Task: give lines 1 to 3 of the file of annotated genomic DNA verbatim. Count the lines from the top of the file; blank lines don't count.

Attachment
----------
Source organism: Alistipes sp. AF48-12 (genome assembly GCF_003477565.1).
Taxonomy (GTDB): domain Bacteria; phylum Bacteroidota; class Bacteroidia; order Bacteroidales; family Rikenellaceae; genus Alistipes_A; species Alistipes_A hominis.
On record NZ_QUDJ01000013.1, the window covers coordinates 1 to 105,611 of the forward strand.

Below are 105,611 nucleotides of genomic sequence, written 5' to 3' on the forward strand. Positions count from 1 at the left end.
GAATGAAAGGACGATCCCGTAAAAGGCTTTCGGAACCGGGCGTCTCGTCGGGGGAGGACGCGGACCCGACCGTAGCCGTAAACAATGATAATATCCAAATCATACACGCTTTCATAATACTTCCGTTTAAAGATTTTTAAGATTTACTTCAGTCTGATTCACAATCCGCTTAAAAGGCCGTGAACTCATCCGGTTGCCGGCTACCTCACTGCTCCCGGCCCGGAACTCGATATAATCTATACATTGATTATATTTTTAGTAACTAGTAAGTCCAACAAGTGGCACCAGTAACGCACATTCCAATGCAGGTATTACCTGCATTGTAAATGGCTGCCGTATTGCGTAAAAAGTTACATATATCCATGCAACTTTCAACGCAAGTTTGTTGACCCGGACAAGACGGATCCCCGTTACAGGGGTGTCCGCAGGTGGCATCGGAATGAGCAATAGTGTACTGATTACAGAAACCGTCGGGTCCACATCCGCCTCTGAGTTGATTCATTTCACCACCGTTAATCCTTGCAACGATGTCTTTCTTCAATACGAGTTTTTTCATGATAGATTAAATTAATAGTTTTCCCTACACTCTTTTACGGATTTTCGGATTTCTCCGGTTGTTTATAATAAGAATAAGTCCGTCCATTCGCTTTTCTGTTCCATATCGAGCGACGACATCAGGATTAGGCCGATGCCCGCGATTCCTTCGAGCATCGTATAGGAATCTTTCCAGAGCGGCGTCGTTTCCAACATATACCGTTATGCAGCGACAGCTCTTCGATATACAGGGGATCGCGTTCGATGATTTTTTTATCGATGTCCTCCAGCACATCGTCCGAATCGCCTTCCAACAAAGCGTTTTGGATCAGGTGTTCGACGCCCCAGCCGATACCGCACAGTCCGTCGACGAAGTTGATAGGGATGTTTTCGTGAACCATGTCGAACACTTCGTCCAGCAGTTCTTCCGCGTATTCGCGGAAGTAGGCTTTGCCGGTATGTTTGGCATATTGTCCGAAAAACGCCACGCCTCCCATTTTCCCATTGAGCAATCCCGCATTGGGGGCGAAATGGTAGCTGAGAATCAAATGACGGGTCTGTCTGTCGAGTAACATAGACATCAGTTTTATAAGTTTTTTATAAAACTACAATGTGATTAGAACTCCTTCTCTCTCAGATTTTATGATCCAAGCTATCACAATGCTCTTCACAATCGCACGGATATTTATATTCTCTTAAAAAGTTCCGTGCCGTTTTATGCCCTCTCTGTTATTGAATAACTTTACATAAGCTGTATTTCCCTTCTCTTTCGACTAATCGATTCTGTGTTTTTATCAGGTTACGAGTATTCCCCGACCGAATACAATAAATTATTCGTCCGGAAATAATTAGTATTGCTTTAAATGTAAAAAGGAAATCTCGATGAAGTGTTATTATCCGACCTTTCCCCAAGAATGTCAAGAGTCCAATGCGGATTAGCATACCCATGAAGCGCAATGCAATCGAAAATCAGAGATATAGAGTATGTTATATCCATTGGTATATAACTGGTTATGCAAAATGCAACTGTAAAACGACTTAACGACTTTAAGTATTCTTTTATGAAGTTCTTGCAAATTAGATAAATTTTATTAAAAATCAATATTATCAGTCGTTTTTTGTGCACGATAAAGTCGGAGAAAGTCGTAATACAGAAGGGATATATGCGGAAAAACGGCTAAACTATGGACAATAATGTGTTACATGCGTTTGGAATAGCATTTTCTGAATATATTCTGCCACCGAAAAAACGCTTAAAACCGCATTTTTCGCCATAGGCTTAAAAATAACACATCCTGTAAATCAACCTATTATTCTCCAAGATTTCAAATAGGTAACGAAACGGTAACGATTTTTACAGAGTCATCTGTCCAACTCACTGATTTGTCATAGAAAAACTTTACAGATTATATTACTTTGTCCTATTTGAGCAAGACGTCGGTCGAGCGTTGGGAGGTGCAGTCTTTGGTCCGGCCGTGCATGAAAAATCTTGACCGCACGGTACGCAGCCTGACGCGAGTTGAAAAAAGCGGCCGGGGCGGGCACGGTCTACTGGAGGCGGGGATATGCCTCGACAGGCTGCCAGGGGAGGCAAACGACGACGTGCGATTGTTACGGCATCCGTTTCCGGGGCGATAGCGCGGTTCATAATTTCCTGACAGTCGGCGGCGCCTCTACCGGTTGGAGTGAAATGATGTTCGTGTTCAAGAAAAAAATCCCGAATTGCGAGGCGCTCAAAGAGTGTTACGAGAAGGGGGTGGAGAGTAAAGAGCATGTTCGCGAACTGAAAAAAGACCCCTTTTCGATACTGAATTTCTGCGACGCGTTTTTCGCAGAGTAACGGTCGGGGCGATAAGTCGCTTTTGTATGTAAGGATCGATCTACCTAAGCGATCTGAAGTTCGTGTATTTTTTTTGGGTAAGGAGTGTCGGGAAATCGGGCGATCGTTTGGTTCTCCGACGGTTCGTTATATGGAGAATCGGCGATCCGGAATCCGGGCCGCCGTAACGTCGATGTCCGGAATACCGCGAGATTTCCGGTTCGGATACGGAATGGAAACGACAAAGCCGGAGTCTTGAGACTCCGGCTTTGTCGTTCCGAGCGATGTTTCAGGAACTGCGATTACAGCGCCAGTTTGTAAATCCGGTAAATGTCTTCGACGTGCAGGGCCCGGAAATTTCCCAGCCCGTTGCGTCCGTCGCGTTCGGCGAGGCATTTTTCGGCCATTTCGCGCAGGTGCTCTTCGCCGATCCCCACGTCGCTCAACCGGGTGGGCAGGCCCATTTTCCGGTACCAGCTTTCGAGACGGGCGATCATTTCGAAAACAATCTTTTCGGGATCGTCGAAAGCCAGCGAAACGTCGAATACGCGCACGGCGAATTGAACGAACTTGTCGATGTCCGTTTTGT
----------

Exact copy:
Source organism: Alistipes sp. AF48-12 (genome assembly GCF_003477565.1).
Taxonomy (GTDB): domain Bacteria; phylum Bacteroidota; class Bacteroidia; order Bacteroidales; family Rikenellaceae; genus Alistipes_A; species Alistipes_A hominis.
On record NZ_QUDJ01000013.1, the window covers coordinates 1 to 105,611 of the forward strand.